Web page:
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I would like to know if the STL map in c++ has contiguous memory - or is the memory assigned to the heap?

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What has the question to do with "alignment"? –  Kerrek SB Jul 17 '12 at 18:54
    
You can't use "stack" memory for map; it's impossible. –  Mehrdad Jul 17 '12 at 19:12
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@Mehrdad: My custom stack_allocator would like a word with you. :P –  Xeo Jul 17 '12 at 19:13
    
@Xeo: I don't think we're thinking of the same meaning for the word "stack". :P I'm talking about the CPU stack, not just anything that looks like a stack. But actually, I've been thinking of making something that allocates in a stack-like fashion. Is the purpose of your allocator to provide efficient allocation when they occur in a stack-like fashion? If so, would you mind sharing it? :D Writing allocators is a pain... –  Mehrdad Jul 17 '12 at 19:16
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Is there some specific reason you care. Maybe we can help more if you explain why you want to know. –  Loki Astari Jul 17 '12 at 19:23

2 Answers 2

up vote 7 down vote accepted

Since map is a dynamic container, the memory for its elements is dynamically allocated (whatever that means (it depends on a configurable allocator)!).

Moreover, map is a node-based container, so each element goes into a distinct, separate allocation (so as to permit maximal iterator and reference non-invalidation). Elements are almost certainly not contiguous in memory, and probably scattered about in a way that reflects how you added them.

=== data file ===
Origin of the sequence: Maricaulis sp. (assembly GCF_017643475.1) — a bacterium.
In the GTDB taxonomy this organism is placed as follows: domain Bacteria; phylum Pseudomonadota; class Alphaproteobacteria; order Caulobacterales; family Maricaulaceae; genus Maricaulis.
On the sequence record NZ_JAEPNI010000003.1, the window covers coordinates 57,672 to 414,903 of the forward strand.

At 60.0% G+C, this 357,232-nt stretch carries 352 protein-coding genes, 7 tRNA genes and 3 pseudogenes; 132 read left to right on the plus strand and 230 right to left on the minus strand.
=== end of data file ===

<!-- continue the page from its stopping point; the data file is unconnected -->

Practically, a map will be implemented as some type of balanced tree in order to achieve logarithmic lookup, insertion and deletion times.

(If you want a data structure with contiguous storage and logarithmic lookup time, consider a sorted vector.)

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All true, unless of course you use an allocator that goes out of its way to make the items contiguous in memory, or you get very lucky. :) –  abarnert Jul 17 '12 at 19:57
    
@abarnert: They may easily be contiguous with a stack_allocator that takes a memory buffer as input to allocate from, but they may not be in sort order inside the memory. –  Xeo Jul 17 '12 at 20:06
    
@Xeo: There's probably some node overhead in each node, meaning that the actual data is probably never contiguous. –  Kerrek SB Jul 17 '12 at 20:21
    
@Kerrek: True that, the links between the nodes for iteration. –  Xeo Jul 17 '12 at 20:23

It is more than likely implementation-specific, and you can certainly change the allocator of any STL container, but this is not for the faint of heart and you would need to look at the documentation for the standard library you are using.

At any rate, map is usually implemented as a red-black tree and tree nodes are on the heap.

(Tree nodes, if I understand correctly, contain instances of value_type, which are key/value pairs of your map).

Note that stack is a bad storage idea for any container as stack should be considered a scarce resource.

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